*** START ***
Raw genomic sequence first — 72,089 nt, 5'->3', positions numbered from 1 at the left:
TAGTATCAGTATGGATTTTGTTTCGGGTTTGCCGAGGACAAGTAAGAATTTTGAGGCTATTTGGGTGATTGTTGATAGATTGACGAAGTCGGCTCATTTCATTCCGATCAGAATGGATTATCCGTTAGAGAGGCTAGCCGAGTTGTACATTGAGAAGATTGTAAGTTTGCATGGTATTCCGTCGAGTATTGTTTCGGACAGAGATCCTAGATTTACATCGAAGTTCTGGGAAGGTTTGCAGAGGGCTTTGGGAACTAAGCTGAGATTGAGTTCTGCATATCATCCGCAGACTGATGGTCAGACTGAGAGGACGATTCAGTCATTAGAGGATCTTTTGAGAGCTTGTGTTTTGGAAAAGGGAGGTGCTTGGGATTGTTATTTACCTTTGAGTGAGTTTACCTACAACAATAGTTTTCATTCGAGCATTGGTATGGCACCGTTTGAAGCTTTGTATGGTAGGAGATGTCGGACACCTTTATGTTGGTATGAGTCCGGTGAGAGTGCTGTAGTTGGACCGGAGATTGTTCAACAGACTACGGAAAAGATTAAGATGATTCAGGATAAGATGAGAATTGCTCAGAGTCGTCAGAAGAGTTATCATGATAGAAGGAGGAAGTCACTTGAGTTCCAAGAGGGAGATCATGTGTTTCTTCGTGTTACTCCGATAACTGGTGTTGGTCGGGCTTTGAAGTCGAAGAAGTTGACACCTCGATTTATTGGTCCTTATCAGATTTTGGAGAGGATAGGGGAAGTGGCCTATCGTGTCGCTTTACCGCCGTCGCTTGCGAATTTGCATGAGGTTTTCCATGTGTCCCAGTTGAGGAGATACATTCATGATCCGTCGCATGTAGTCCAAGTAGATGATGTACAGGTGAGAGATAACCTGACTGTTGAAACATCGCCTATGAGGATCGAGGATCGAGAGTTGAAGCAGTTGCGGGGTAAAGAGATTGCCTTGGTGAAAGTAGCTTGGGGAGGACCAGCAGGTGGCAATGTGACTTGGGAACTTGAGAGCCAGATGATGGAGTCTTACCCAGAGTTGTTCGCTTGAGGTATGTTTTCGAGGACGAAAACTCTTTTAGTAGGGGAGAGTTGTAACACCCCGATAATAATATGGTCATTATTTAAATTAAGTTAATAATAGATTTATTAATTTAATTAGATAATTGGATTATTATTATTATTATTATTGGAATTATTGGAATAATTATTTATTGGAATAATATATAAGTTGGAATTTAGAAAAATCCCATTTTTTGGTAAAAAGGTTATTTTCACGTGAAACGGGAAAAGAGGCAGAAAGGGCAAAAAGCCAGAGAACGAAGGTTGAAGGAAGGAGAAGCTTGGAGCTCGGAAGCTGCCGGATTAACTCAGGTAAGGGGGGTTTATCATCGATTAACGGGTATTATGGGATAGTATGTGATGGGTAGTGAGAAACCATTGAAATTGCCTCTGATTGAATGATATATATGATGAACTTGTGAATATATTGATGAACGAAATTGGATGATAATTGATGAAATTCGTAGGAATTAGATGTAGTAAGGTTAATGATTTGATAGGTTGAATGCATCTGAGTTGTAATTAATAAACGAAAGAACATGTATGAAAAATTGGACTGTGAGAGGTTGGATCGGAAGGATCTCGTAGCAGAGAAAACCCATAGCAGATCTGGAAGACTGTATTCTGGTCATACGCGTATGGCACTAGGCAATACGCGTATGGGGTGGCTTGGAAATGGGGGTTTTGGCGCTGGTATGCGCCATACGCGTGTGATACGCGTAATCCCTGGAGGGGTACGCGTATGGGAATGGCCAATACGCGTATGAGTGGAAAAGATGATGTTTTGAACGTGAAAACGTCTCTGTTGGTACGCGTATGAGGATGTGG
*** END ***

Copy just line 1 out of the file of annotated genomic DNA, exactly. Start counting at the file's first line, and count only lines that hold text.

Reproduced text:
Raw genomic sequence first — 72,089 nt, 5'->3', positions numbered from 1 at the left: